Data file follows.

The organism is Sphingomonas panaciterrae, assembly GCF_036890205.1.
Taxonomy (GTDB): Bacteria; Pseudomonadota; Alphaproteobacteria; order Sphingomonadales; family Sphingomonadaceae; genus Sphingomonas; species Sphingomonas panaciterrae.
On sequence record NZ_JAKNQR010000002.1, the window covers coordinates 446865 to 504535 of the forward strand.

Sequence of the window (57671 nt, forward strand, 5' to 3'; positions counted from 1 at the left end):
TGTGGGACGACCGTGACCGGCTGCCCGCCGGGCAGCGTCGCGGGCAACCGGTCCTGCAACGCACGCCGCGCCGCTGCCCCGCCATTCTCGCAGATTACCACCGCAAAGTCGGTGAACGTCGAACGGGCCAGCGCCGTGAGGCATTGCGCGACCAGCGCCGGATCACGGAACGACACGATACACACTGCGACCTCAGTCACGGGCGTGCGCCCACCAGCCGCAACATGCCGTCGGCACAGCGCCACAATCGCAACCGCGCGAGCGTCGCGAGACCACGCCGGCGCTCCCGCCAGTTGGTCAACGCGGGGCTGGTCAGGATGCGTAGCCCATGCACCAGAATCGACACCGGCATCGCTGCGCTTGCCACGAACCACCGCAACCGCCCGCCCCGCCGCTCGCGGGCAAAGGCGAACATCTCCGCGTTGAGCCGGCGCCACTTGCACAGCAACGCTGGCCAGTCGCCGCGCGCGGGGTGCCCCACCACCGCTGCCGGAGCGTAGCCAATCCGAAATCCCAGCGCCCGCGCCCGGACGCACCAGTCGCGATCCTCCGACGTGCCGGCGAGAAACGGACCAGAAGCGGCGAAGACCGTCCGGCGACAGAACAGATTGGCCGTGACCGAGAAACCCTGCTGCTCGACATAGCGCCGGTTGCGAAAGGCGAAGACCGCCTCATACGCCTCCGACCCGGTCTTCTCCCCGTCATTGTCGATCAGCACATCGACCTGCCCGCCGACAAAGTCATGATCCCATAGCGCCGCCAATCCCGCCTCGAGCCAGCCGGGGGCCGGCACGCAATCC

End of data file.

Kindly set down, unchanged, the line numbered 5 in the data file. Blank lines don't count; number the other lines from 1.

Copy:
TGTGGGACGACCGTGACCGGCTGCCCGCCGGGCAGCGTCGCGGGCAACCGGTCCTGCAACGCACGCCGCGCCGCTGCCCCGCCATTCTCGCAGATTACCACCGCAAAGTCGGTGAACGTCGAACGGGCCAGCGCCGTGAGGCATTGCGCGACCAGCGCCGGATCACGGAACGACACGATACACACTGCGACCTCAGTCACGGGCGTGCGCCCACCAGCCGCAACATGCCGTCGGCACAGCGCCACAATCGCAACCGCGCGAGCGTCGCGAGACCACGCCGGCGCTCCCGCCAGTTGGTCAACGCGGGGCTGGTCAGGATGCGTAGCCCATGCACCAGAATCGACACCGGCATCGCTGCGCTTGCCACGAACCACCGCAACCGCCCGCCCCGCCGCTCGCGGGCAAAGGCGAACATCTCCGCGTTGAGCCGGCGCCACTTGCACAGCAACGCTGGCCAGTCGCCGCGCGCGGGGTGCCCCACCACCGCTGCCGGAGCGTAGCCAATCCGAAATCCCAGCGCCCGCGCCCGGACGCACCAGTCGCGATCCTCCGACGTGCCGGCGAGAAACGGACCAGAAGCGGCGAAGACCGTCCGGCGACAGAACAGATTGGCCGTGACCGAGAAACCCTGCTGCTCGACATAGCGCCGGTTGCGAAAGGCGAAGACCGCCTCATACGCCTCCGACCCGGTCTTCTCCCCGTCATTGTCGATCAGCACATCGACCTGCCCGCCGACAAAGTCATGATCCCATAGCGCCGCCAATCCCGCCTCGAGCCAGCCGGGGGCCGGCACGCAATCC